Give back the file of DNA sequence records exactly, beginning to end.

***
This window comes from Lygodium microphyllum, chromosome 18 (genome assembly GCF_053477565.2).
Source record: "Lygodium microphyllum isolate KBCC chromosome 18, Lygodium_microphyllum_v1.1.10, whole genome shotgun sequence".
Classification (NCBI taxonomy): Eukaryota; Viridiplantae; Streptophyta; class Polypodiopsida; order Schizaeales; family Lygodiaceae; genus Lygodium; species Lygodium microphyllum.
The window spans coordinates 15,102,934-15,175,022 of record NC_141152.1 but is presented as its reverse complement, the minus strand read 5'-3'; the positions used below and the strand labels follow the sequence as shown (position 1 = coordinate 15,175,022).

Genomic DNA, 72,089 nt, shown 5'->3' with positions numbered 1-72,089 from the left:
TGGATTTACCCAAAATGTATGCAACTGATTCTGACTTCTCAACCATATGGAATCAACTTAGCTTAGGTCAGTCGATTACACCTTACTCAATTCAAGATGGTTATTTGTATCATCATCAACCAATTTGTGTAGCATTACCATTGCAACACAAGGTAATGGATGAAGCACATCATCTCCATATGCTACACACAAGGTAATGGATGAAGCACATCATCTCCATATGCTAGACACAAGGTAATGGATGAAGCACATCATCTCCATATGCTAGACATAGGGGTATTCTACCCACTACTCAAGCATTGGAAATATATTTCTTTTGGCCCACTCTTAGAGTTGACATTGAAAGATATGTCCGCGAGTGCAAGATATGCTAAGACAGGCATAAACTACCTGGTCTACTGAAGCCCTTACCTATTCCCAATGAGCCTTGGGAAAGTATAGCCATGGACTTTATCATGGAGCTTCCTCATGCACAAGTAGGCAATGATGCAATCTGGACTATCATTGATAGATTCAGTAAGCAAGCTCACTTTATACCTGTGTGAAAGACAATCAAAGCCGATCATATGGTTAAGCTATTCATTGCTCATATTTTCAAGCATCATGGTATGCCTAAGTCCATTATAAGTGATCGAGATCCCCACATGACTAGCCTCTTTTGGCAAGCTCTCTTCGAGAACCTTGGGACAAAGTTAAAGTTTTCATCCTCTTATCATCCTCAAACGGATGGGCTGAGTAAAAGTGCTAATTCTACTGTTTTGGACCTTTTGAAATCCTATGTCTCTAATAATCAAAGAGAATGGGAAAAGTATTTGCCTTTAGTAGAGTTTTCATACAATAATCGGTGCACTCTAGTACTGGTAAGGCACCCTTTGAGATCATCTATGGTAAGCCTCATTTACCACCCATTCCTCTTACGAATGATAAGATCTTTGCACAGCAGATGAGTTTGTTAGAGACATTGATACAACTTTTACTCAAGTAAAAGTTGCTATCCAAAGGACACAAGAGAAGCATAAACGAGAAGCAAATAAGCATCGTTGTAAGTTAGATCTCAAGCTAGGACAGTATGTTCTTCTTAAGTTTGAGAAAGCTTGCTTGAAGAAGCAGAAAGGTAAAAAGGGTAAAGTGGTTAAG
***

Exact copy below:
This window comes from Lygodium microphyllum, chromosome 18 (genome assembly GCF_053477565.2).
Source record: "Lygodium microphyllum isolate KBCC chromosome 18, Lygodium_microphyllum_v1.1.10, whole genome shotgun sequence".
Classification (NCBI taxonomy): Eukaryota; Viridiplantae; Streptophyta; class Polypodiopsida; order Schizaeales; family Lygodiaceae; genus Lygodium; species Lygodium microphyllum.
The window spans coordinates 15,102,934-15,175,022 of record NC_141152.1 but is presented as its reverse complement, the minus strand read 5'-3'; the positions used below and the strand labels follow the sequence as shown (position 1 = coordinate 15,175,022).

Genomic DNA, 72,089 nt, shown 5'->3' with positions numbered 1-72,089 from the left:
TGGATTTACCCAAAATGTATGCAACTGATTCTGACTTCTCAACCATATGGAATCAACTTAGCTTAGGTCAGTCGATTACACCTTACTCAATTCAAGATGGTTATTTGTATCATCATCAACCAATTTGTGTAGCATTACCATTGCAACACAAGGTAATGGATGAAGCACATCATCTCCATATGCTACACACAAGGTAATGGATGAAGCACATCATCTCCATATGCTAGACACAAGGTAATGGATGAAGCACATCATCTCCATATGCTAGACATAGGGGTATTCTACCCACTACTCAAGCATTGGAAATATATTTCTTTTGGCCCACTCTTAGAGTTGACATTGAAAGATATGTCCGCGAGTGCAAGATATGCTAAGACAGGCATAAACTACCTGGTCTACTGAAGCCCTTACCTATTCCCAATGAGCCTTGGGAAAGTATAGCCATGGACTTTATCATGGAGCTTCCTCATGCACAAGTAGGCAATGATGCAATCTGGACTATCATTGATAGATTCAGTAAGCAAGCTCACTTTATACCTGTGTGAAAGACAATCAAAGCCGATCATATGGTTAAGCTATTCATTGCTCATATTTTCAAGCATCATGGTATGCCTAAGTCCATTATAAGTGATCGAGATCCCCACATGACTAGCCTCTTTTGGCAAGCTCTCTTCGAGAACCTTGGGACAAAGTTAAAGTTTTCATCCTCTTATCATCCTCAAACGGATGGGCTGAGTAAAAGTGCTAATTCTACTGTTTTGGACCTTTTGAAATCCTATGTCTCTAATAATCAAAGAGAATGGGAAAAGTATTTGCCTTTAGTAGAGTTTTCATACAATAATCGGTGCACTCTAGTACTGGTAAGGCACCCTTTGAGATCATCTATGGTAAGCCTCATTTACCACCCATTCCTCTTACGAATGATAAGATCTTTGCACAGCAGATGAGTTTGTTAGAGACATTGATACAACTTTTACTCAAGTAAAAGTTGCTATCCAAAGGACACAAGAGAAGCATAAACGAGAAGCAAATAAGCATCGTTGTAAGTTAGATCTCAAGCTAGGACAGTATGTTCTTCTTAAGTTTGAGAAAGCTTGCTTGAAGAAGCAGAAAGGTAAAAAGGGTAAAGTGGTTAAG